There's growing bipartisan support among presidential aspirants for requiring Americans to buy health insurance as a component of a health reform package.
That's a superficially attractive idea that would seem to simultaneously eliminate problems for the uninsured who can't pay needed care and for providers who raise rates on others because of unpaid bills.
But how will the new system deal with those who fail to buy the required insurance? There will be more than a few of them.
From one perspective, this strategy is not unlike saying that the federal budget would be easily balanced if we all paid the taxes we owed. That's true enough. The Internal Revenue Service only collects about 85 percent of the taxes due. The uncollected amount would be more than enough to eliminate the deficit. But that's easier said than done. Estimates differ on how much could be collected if the IRS were tougher, but no one believes it could collect even half the amount owed.
By coincidence, about 15 percent of Americans lack health insurance. Many simply fail to sign up for free coverage that they're eligible for. About 30 percent of the uninsured kids in America would be covered if their parents enrolled them.
More than a third of employees who are offered insurance at work opt out. Most of them get coverage elsewhere, but nearly a quarter simply go without insurance. These are people who think they have more important things to do with their money. Some will feel that way even if the price is cut. That's not necessarily irrational, particularly if you're among the healthiest 50 percent of the population that accounts for only 3.4 percent of the nation's annual health bill.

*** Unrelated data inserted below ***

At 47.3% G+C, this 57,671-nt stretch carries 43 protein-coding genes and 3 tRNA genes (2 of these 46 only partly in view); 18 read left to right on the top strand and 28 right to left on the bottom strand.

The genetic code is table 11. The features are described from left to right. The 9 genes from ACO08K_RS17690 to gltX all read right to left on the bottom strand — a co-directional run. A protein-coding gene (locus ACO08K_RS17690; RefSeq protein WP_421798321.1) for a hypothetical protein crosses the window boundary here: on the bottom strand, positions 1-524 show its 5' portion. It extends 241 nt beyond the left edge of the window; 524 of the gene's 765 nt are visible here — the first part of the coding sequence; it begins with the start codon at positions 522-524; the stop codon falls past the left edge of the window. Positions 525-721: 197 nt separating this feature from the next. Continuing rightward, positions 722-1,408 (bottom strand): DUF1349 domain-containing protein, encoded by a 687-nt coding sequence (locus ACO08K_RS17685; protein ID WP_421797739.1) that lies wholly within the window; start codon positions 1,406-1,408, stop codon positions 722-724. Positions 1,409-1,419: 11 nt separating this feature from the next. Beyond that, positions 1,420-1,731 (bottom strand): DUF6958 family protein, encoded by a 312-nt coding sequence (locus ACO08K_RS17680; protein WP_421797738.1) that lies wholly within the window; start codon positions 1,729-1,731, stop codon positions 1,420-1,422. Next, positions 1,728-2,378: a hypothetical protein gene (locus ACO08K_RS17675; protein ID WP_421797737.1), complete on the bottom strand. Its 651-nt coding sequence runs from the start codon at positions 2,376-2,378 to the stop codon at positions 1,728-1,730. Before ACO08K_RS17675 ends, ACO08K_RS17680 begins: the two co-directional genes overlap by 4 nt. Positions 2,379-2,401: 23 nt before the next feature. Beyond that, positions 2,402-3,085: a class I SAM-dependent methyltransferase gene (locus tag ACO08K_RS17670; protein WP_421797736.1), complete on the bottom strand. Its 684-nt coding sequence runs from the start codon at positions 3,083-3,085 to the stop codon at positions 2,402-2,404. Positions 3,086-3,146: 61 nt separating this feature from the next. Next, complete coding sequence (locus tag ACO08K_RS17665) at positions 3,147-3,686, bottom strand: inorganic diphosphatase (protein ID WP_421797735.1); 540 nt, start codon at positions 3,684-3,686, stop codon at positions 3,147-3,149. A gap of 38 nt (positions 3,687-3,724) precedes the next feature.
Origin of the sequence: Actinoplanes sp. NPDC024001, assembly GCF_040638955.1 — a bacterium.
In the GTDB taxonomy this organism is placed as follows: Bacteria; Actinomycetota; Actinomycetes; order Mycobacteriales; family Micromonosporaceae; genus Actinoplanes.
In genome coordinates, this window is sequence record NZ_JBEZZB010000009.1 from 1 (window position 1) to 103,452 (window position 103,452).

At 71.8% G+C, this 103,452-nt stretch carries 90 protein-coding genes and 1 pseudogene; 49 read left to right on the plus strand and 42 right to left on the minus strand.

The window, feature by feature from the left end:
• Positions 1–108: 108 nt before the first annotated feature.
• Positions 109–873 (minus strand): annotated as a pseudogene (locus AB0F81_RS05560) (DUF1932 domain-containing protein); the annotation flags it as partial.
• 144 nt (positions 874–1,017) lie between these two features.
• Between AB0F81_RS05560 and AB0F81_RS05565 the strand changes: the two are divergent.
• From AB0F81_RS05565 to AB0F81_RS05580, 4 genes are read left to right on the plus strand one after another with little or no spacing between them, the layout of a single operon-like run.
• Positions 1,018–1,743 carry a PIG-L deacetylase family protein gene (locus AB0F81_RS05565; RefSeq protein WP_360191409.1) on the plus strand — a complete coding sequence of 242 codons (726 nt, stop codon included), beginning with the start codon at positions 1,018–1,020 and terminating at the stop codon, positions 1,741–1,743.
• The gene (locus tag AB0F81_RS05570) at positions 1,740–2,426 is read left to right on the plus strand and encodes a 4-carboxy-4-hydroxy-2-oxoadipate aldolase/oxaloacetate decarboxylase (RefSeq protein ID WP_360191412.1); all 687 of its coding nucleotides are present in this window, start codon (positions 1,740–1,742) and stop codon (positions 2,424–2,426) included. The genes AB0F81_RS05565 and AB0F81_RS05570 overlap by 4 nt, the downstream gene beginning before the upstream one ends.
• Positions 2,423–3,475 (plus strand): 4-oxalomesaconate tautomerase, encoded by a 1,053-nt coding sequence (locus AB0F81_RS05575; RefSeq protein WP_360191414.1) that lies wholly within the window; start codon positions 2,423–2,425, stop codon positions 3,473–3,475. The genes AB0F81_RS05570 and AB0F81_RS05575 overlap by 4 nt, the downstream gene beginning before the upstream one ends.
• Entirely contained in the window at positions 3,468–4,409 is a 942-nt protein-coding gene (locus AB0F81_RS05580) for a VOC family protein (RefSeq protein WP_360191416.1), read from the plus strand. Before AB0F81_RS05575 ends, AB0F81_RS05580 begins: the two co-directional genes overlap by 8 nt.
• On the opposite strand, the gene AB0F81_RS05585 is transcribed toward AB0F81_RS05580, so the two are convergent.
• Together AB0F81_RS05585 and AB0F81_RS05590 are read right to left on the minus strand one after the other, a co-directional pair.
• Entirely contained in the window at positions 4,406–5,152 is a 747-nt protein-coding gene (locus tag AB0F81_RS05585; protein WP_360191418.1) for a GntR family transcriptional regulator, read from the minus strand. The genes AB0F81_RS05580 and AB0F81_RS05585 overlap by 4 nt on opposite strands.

Many of them would also not participate in Social Security and Medicare if they could opt out. But they don't have that choice, which explains why the participation in these two programs is nearly 100 percent.
Experience has shown that it is much easier to enforce such laws on a relatively small number of employers rather than on a very large number of workers. One can envision a system where employers would be required to verify that workers had insurance, regardless of where they got it.
It is painful to imagine that efforts to provide better health care could somehow result in government agents' rounding up and prosecuting those who didn't buy insurance. But any such universal system will inevitably require such an enforcement effort, and experience with our tax system suggests that requiring universal coverage won't come quickly or painlessly.
Jim Jaffe is vice president of public affairs for the Center for the Advancement of Health. His e-mail is firstname.lastname@example.org.